Hong Kong Sign -- Umbrella by Jerry Ng Sek-hin
Wounds of Hong Kong: Aaron by Ko Chung-ming
Anti-extradition bill protest woodcuts by Tekhean Lee
After Monday's 30 new cases blip, a further 16 Wuhan coronavirus cases (all imported) were confirmed yesterday along with Hong Kong's sixth coronavirus death. Things got back to what Hong Kongers think is more normal with regards to the Wuhan coronavirus today though, with the reporting of two new cases (again, imported rather than local transmissions).
If only the news about the security legislation the Chinese Communist regime wants to put in place in Hong Kong would slow down and be less alarming too. Sadly, however, every day brings more concerning news; and no, the assurances being trotted out by pro-Beijingers really does not put people's mind at ease -- this not least since no one in Hong Kong, including Carrie Lam herself, has actually seen the draft of the proposed "National Security Law", never mind had a hand in drafting it.
What with the increasing suspicion that this legislation is going to be rushed through ahead of July 1st (the 23rd anniversary of Hong Kong's colonialization by China and also the official founding date of the Chinese Communist Party), there is a sense among many that "This is likely to be the last week of Hong Kong's (relative) freedom." In anticipation of a witch hunt soon following, some people have taken to scrubbing and "privating" their social media accounts. As one Hong Konger has sought to make clear on Twitter, "if you see fewer of us openly expressing dissent, it doesn’t mean state violence has abated. it means the opposite."
For my part, I'm going to keep going (with my blogging, etc.) until it becomes patently clear to me that they're really coming after me and that they have indeed been vested with the legal right to do so. For the record: I'm not completely without fear myself -- but, honestly, I'm such a small potato compared to so many others, with this blog having so few readers. (Heck, I often feel like I can't even get friends and family members to visit and check it out!)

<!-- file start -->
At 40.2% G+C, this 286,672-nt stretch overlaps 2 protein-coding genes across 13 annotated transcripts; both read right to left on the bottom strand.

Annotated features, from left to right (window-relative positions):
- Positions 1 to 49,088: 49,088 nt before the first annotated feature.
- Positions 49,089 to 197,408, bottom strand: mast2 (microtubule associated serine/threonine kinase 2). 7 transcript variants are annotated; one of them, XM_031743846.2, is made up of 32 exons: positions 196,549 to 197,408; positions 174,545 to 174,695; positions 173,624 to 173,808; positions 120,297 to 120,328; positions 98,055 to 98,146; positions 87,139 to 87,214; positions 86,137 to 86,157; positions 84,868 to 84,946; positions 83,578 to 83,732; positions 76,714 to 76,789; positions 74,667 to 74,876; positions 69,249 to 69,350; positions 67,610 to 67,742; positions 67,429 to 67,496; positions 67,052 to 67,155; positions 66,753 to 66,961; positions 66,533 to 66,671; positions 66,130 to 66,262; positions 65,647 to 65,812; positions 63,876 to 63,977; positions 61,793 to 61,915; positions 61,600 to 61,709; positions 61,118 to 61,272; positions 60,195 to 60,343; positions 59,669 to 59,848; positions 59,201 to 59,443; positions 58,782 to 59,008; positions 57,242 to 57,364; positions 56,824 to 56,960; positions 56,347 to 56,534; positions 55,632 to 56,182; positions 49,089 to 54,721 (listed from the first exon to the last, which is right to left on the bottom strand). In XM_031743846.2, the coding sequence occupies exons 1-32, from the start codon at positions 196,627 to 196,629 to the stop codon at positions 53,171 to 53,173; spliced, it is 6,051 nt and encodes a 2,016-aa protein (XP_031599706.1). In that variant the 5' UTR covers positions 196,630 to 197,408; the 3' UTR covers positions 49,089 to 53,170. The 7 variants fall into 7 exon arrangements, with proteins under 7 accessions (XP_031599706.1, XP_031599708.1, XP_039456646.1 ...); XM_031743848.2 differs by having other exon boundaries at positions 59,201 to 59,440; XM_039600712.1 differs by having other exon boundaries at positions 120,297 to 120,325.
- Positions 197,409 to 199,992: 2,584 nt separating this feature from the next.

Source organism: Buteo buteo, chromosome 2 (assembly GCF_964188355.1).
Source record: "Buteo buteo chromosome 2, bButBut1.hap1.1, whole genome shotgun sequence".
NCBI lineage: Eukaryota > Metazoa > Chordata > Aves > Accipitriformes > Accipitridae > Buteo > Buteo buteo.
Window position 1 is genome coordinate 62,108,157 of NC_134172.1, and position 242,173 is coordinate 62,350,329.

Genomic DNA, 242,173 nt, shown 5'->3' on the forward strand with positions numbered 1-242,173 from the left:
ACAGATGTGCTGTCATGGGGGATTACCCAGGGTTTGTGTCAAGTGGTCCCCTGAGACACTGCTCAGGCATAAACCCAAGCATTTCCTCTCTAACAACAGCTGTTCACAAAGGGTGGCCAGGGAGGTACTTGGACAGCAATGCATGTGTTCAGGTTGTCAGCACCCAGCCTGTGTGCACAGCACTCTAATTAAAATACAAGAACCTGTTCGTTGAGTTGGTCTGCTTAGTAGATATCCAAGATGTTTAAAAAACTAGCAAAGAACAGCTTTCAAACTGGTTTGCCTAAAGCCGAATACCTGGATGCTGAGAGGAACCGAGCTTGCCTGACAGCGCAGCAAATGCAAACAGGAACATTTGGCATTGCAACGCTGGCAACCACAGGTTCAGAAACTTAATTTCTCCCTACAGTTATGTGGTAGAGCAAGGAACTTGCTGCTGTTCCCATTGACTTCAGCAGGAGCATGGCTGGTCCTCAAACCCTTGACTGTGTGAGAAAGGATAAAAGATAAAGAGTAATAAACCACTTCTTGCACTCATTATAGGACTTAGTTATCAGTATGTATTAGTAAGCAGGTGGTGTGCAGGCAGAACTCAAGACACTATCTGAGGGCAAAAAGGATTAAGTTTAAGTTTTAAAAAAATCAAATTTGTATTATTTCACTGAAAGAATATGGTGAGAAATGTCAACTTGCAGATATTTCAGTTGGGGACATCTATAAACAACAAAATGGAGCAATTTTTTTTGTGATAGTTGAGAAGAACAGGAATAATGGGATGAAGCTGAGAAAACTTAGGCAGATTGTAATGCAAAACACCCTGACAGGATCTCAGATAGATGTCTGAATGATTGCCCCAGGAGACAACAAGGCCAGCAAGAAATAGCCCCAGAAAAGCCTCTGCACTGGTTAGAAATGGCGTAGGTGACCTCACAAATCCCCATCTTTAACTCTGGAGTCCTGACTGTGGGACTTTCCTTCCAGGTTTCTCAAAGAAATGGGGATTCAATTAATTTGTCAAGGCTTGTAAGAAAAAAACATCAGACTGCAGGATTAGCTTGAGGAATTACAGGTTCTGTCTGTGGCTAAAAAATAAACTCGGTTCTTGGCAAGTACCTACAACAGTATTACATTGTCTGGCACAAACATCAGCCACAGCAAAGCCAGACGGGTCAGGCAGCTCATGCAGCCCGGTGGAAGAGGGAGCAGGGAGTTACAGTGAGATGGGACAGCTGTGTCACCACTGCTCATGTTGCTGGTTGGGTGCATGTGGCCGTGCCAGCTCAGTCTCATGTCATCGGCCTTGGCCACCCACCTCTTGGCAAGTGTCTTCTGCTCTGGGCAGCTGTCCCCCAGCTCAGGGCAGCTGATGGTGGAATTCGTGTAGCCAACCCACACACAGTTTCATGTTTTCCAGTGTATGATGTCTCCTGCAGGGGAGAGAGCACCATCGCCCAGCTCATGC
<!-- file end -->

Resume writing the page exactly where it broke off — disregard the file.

At the same time, for every person that has decided to fall silent (at least in public settings, including social media), you have another person being very open about their advocacy of, and support for, the still ongoing efforts to free as well as save Hong Kong. A case in point: In recent weeks, I've been to three different anti extradition bill protests-themed art exhibitions (6.12, Wounds of Hong Kong and A City of Glimmers) which all have attracted a good size crowd. And after doing so, I spent time (and money!) in stores and eateries that are very openly part of the Yellow Economic Circle -- and, I suspect, get extra patronage precisely because they are so.
As I said to the similarly pro-Hong Kong friend I went to check out a couple of the exhibitions with this afternoon: Even if they are going to come for us, surely they're going to go for more visible and vocal as well as prominent others first? Also, I know China is big and all but, since so many Hong Kongers (the majority of the populace of this city of close to 7.5 million, after all!) are pro-democracy and anti-repression by the Chinese Communist regime, surely we can hope and believe that they can't arrest and imprison -- never mind kill -- us all? :S